David Leggat on sport

David Leggat is a Herald sport writer

David Leggat: Pumas pressure tests All Blacks resolve

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Winger Cory Jane takes on the Argentine defence with Piri Weepu in support. Photo / Greg Bowker
Winger Cory Jane takes on the Argentine defence with Piri Weepu in support. Photo / Greg Bowker

Argentina's challenge last night was to emulate the French of 24 hours earlier.

Simple really. Play the game of your lives, hope your opponents are on a collective hangover and away you go.

In truth, the scale of Argentina's task at Eden Park last night was not in the same street as the French against England.

No one doubted France had a huge game in them, if only they could find the key to unlock the door behind which lay the script on how to beat England.

When the final quarter-final kicked off, a pool winner had yet to advance into the last four. Argentina, world No 7, therefore had the honour of the runners-up to maintain.

Three from three - given the order in which the quarter-finals were played - was very much on. A clean sweep was not.

Yet by halftime Argentina had defied the sceptics and were right in the contest at 12-7.

With 14 minutes left they still only trailed by eight and they'd lost halfback Nicolas Verdallo to a yellow card from spoilsport referee Nigel Owens. There was precious little glory for the All Blacks last night. Too often they lacked accuracy. Fortunately they had Piri Weepu's kicking, so yes they won, and they certainly got the workout they were looking for after being in one of the weaker pools.

But the Pumas - of whom far less was expected - were stubborn and defiant in defeat. They continually asked questions of the cup favourites. Their heart was huge.

Argentina had only a draw to show for 13 tests against the All Blacks but if you assumed there was some self-doubt, it didn't show.

They had tackled like demons, their spirit levels were high, they'd harassed and harried their opponents who were sluggish and clearly unprepared for the length of the Argentine resistance.

A bullish half hour is one thing; last night showed they have substantially more than that.

They join the Four Nations next year. They will take scalps, be sure of that.

For 66 minutes, Argentina had the only try of the match. Chalk it up as one of the best moments of the tournament.

No 8 Leonardo Senatore - one of the few amateurs in the Argentine squad - set it up from 60m out with a fabulous bust off the back of a scrum, flanker Julio Farias Cabella finished it off. And Felipe Contepomi's cool conversion made it 7-6. Terrific. Game very much on.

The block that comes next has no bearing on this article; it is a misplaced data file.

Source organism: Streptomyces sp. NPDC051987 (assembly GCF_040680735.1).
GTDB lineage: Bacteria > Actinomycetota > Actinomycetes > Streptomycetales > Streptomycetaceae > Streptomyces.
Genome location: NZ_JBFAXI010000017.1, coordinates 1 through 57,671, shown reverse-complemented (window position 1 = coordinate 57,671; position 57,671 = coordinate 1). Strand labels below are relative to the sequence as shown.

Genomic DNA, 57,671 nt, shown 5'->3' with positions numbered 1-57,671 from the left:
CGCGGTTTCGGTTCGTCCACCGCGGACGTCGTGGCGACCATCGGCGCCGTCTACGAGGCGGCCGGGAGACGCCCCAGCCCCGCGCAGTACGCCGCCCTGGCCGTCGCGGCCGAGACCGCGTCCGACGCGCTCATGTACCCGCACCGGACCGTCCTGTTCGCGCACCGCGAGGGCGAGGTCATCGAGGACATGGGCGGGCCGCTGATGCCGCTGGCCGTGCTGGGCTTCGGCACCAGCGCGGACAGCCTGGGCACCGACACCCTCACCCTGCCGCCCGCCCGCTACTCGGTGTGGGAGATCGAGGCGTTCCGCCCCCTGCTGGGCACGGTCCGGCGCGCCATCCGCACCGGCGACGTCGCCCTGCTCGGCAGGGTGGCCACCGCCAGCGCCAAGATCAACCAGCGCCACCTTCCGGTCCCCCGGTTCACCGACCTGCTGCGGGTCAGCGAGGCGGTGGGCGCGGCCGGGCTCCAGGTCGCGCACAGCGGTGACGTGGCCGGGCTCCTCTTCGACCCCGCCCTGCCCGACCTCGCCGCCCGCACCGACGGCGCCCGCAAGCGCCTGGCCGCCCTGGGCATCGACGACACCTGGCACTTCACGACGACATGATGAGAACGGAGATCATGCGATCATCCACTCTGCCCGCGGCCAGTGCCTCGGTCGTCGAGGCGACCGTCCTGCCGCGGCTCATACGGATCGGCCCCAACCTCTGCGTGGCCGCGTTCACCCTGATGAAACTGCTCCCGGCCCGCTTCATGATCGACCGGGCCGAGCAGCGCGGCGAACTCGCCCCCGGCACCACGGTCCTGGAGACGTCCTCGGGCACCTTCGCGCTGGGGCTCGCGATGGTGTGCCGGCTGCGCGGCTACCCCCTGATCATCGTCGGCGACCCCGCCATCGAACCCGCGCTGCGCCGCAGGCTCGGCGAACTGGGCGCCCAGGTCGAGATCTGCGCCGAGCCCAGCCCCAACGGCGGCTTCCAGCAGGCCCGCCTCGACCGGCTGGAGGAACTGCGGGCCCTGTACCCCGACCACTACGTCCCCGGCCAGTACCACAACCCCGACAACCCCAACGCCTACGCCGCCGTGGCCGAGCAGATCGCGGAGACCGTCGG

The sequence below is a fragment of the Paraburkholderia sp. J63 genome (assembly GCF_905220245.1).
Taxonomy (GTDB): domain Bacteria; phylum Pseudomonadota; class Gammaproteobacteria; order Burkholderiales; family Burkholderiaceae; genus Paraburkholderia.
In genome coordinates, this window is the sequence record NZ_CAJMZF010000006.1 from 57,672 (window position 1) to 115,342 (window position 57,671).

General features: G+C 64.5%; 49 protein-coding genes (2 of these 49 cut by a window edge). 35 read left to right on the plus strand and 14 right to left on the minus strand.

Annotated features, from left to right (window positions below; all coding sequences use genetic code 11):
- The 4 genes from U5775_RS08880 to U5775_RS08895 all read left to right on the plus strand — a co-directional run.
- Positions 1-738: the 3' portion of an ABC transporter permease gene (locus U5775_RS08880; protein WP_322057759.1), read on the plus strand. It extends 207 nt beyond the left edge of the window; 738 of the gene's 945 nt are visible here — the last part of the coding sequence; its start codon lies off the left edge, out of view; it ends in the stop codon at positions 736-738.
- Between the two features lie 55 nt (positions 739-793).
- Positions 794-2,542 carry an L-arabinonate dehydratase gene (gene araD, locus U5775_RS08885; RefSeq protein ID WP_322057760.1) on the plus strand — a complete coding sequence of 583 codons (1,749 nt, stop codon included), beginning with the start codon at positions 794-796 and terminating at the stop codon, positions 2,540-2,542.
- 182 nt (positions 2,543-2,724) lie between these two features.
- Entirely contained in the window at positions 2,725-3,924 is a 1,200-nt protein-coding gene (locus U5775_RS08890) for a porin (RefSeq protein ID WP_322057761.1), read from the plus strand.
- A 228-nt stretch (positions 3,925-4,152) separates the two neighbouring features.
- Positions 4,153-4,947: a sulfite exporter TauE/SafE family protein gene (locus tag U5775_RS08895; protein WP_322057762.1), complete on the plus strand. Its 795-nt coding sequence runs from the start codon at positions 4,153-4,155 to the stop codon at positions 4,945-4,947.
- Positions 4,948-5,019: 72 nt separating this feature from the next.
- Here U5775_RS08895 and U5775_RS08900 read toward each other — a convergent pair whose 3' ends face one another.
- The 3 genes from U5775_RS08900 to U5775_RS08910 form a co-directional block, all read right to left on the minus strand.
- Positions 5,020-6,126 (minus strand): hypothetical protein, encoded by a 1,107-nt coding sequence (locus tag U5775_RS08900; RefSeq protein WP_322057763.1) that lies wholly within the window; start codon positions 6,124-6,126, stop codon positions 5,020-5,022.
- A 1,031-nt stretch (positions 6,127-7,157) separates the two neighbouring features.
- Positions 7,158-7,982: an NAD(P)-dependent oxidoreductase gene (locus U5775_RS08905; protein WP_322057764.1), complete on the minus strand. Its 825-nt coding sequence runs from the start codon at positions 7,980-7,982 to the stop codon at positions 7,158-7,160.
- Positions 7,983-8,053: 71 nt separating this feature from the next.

Argentina would not go away. Heads did not drop. Early in the second half, a booming penalty by Marcelo Bosch had Argentina trailing by two points.

In the end, they did fade, and it was a 23-point victory, but that disguises the vigour and wholeheartedness of the Puma fight.

The All Blacks lead-in had included a salute to their second centurion, Mils Muliaina, plus the discovery that within their playing ranks they possess a complete goat.

Step forward Cory Jane, out and about drinking and smoking in a North Shore bar three days before the (presumably) most important game of his life, and evidently generally behaving like a jerk.

Zac Guildford, having been made to walk a very public plank a couple of weeks ago for his indiscretions, will take an interest in Jane's punishment.

The arrival of Jane's face on the giant screens before kickoff drew a muted response from the near-full house. As it happened he had a decent game, which is beside the point.

There is a time and a place for a puff and gargle, should you wish. Seventy-two hours before a cup quarter-final, and on public view, was most certainly not it.

Okay no vertically-challenged people were being tossed about for laughs, but put it down to stupidity and not exactly playing for the team.

In the absence of a hotline to Richie McCaw - a guess could be hazarded that the captain took a - ahem - seriously dim view of Jane's behaviour.

If an All Black lacks the self control to pull his head in for a little over two weeks in pursuit of the ultimate collective prize - cannot be trusted, basically - he's got a problem.

- NZ Herald

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